Humberston Fitties, a century-old community of hand-built huts and bungalows on the Lincolnshire coast, is steeped in seaside nostalgia. Words: Jessica Johnson. Photographs: Bill Kingston

My father and his three brothers spent their childhood summers growing up on Humberston Fitties, a conglomeration of over 300 chalets, huts and bungalows situated on the banks of the northeast Lincolnshire coast. Every Good Friday, they’d hop on the back of my grandad’s Lambretta to be shuttled, along with pots, pans and mattresses, from their small terraced house in Grimsby to the family’s wooden bungalow five miles away by the dunes.

Until September’s end, long summers would be spent doing what little boys do best: stabbing in the creek for flounders, combing the beach for lemonade bottles to trade in for sweets at the local store, and orchestrating giant games of ‘holiday-makers’ cricket with local chalet-dwellers, many on a visit from the landlocked Midlands. 

In the 1950s, mod cons were few. Like many of the brick, stone and wooden bungalows that remain on this unique plot of winding sand-dusted roads, our family chalet ‘May Dae’ had no electricity. Calor gas lamps provided just one or two rooms with light and heat for cooking, while fresh spring water was carried in buckets from the communal pump.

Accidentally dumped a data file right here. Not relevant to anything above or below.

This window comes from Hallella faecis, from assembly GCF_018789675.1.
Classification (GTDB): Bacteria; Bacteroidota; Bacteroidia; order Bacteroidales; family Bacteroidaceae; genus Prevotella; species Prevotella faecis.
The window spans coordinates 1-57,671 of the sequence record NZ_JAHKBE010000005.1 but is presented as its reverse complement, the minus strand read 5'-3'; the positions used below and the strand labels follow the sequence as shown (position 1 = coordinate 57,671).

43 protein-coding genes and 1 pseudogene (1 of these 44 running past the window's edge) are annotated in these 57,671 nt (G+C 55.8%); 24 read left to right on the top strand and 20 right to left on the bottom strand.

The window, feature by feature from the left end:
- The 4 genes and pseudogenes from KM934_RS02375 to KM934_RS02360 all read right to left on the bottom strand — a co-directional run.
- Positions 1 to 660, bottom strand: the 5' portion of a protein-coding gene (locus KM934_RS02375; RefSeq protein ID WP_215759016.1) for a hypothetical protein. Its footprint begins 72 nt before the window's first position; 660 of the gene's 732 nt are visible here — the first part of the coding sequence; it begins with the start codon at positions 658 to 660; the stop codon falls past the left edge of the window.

My grandparents’ decision to interchange family life in town with carefree summers by the sea was in tune with national thinking. Nearby Cleethorpes, meanwhile, with its twinkly lights and promenade, just a 30-minute stroll from the camp, was quickly catching up with the likes of Pontins holiday resorts as a favoured destination for breaks in the sun.

Families at the time were also seeking improvements in social welfare and, ultimately, wanted a place to call their own. That aspiration is a timeless one. Seventy years on, The Fitties is home to a vibrant community of residents who lease their plots from the council for 10 months a year, in line with the official ‘closed season’, which covers December and January. Living alongside artists, musicians and fishermen, there are young couples, second-homers and holiday-makers, many of whom, just like their predecessors, says local author Alan Dowling ‘are looking to escape the hurly-burly of everyday life’.

Some years ago a chalet owner here described the area to Alan ‘as a fairyland’. ‘I have to say,’ he admits, ‘it’s unlike anything I’ve ever seen.’ His book, Humberston Fitties: The Story of a Lincolnshire Plotland, provides a fascinating historic account of this seashore community, while seeking out its timeless appeal through interviews with some of the very first residents.